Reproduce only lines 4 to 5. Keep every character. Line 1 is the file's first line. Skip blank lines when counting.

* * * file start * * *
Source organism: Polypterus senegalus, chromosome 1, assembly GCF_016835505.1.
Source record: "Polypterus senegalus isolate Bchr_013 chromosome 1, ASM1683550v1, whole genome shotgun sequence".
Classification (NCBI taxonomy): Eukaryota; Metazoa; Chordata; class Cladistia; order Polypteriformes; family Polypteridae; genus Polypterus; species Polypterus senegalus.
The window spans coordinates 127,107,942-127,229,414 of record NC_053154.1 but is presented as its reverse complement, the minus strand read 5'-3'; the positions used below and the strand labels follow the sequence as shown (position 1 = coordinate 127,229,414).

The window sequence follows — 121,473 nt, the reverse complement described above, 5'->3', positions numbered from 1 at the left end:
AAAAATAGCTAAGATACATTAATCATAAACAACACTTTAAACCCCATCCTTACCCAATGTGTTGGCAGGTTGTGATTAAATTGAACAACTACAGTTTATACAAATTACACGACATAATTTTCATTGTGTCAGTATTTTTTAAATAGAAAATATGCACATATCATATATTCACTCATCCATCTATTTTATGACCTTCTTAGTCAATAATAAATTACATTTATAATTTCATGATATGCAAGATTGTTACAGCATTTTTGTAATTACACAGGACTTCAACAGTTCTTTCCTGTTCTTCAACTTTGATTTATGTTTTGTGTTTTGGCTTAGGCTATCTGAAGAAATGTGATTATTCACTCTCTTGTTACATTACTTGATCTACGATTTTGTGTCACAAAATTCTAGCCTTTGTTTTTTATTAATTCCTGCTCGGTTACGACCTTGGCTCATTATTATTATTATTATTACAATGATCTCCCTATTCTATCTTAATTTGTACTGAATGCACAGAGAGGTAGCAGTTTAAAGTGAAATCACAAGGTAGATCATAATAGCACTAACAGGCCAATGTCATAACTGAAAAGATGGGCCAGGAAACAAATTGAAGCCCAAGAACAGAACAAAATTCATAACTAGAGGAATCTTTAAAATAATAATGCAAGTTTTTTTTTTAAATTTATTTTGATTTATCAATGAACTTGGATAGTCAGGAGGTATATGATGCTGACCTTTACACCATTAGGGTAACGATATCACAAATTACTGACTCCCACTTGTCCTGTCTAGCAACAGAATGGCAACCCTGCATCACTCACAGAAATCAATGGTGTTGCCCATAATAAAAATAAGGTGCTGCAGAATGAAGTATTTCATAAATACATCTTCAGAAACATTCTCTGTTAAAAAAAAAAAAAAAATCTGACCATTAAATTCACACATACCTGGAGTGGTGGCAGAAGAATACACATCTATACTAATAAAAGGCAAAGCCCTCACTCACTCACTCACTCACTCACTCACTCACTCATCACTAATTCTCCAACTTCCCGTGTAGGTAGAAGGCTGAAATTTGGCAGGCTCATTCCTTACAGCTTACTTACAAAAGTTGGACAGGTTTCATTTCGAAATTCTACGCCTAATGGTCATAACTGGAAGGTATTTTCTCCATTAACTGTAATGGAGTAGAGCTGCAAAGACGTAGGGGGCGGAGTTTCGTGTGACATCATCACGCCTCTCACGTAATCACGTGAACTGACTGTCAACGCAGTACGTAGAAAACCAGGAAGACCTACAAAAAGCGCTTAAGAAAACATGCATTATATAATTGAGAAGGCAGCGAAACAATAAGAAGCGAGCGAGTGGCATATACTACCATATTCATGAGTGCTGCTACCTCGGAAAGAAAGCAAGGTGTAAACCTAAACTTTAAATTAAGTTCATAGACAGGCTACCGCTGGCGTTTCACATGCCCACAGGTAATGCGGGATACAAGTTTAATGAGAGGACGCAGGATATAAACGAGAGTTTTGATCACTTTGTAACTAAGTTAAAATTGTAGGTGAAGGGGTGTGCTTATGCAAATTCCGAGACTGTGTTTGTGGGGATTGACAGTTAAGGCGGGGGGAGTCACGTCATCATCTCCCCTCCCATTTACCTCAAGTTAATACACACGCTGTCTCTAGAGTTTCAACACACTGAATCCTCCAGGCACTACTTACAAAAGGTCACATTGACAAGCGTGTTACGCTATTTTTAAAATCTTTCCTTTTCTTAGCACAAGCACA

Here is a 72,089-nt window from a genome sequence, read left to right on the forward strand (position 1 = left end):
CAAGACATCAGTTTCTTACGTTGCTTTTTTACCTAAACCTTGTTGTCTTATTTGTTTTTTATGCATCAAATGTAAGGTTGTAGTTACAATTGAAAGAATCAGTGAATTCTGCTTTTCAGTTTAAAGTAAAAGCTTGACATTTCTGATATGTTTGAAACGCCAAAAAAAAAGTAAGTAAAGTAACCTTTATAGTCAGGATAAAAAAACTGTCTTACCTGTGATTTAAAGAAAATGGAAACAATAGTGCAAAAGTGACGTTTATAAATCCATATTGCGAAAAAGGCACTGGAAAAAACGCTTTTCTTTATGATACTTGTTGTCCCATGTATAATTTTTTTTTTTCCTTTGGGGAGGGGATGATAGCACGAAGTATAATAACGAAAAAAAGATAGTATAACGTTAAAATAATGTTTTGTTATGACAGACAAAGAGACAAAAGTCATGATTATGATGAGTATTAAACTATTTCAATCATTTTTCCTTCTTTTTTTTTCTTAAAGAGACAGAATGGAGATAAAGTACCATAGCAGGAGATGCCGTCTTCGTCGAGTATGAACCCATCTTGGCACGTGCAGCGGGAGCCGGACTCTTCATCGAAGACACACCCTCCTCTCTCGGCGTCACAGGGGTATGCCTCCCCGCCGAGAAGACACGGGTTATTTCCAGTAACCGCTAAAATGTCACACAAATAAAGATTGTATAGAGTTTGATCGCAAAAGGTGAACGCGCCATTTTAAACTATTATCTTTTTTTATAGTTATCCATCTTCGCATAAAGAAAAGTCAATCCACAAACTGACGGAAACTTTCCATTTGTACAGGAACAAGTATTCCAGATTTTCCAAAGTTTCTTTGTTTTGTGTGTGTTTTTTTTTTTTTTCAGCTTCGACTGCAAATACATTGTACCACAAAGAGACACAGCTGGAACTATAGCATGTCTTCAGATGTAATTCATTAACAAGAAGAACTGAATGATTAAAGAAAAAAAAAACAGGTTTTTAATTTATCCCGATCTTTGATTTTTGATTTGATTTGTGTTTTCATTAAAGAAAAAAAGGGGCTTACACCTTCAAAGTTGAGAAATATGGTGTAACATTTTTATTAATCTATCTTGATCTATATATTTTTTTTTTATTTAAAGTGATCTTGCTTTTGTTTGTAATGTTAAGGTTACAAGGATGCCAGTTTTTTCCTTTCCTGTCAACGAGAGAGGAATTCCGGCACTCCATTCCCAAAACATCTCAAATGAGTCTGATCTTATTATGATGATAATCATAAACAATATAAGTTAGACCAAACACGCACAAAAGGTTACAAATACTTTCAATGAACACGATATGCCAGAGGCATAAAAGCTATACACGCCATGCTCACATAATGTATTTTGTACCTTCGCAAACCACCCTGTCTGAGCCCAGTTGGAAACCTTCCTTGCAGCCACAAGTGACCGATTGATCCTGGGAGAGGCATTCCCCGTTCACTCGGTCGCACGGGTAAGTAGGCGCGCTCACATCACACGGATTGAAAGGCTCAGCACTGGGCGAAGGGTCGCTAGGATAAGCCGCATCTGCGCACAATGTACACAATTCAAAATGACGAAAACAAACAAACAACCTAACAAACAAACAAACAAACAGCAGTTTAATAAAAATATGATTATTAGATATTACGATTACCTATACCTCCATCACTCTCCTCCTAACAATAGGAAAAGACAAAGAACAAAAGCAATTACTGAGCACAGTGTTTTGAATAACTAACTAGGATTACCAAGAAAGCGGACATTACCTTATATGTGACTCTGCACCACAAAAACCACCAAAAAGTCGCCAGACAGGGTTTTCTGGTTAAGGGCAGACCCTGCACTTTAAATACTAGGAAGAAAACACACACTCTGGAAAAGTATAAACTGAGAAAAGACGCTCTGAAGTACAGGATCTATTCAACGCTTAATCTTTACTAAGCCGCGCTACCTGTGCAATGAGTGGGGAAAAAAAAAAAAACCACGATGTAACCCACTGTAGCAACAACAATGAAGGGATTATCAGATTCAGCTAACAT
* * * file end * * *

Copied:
The window spans coordinates 127,107,942-127,229,414 of record NC_053154.1 but is presented as its reverse complement, the minus strand read 5'-3'; the positions used below and the strand labels follow the sequence as shown (position 1 = coordinate 127,229,414).

The window sequence follows — 121,473 nt, the reverse complement described above, 5'->3', positions numbered from 1 at the left end: